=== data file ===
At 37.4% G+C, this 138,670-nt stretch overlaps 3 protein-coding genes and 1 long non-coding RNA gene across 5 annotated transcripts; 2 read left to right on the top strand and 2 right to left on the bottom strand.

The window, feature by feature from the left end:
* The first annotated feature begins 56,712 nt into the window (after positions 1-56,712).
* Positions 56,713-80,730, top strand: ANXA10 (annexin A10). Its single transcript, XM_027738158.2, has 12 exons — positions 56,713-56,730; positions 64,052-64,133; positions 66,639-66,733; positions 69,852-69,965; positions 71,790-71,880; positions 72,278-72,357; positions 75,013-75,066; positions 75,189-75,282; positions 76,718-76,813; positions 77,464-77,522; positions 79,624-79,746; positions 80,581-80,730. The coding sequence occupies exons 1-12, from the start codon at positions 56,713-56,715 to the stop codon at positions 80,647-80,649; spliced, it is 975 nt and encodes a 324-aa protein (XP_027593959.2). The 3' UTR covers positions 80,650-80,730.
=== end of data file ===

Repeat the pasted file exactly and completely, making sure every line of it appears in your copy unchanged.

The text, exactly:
At 37.4% G+C, this 138,670-nt stretch overlaps 3 protein-coding genes and 1 long non-coding RNA gene across 5 annotated transcripts; 2 read left to right on the top strand and 2 right to left on the bottom strand.

The window, feature by feature from the left end:
* The first annotated feature begins 56,712 nt into the window (after positions 1-56,712).
* Positions 56,713-80,730, top strand: ANXA10 (annexin A10). Its single transcript, XM_027738158.2, has 12 exons — positions 56,713-56,730; positions 64,052-64,133; positions 66,639-66,733; positions 69,852-69,965; positions 71,790-71,880; positions 72,278-72,357; positions 75,013-75,066; positions 75,189-75,282; positions 76,718-76,813; positions 77,464-77,522; positions 79,624-79,746; positions 80,581-80,730. The coding sequence occupies exons 1-12, from the start codon at positions 56,713-56,715 to the stop codon at positions 80,647-80,649; spliced, it is 975 nt and encodes a 324-aa protein (XP_027593959.2). The 3' UTR covers positions 80,650-80,730.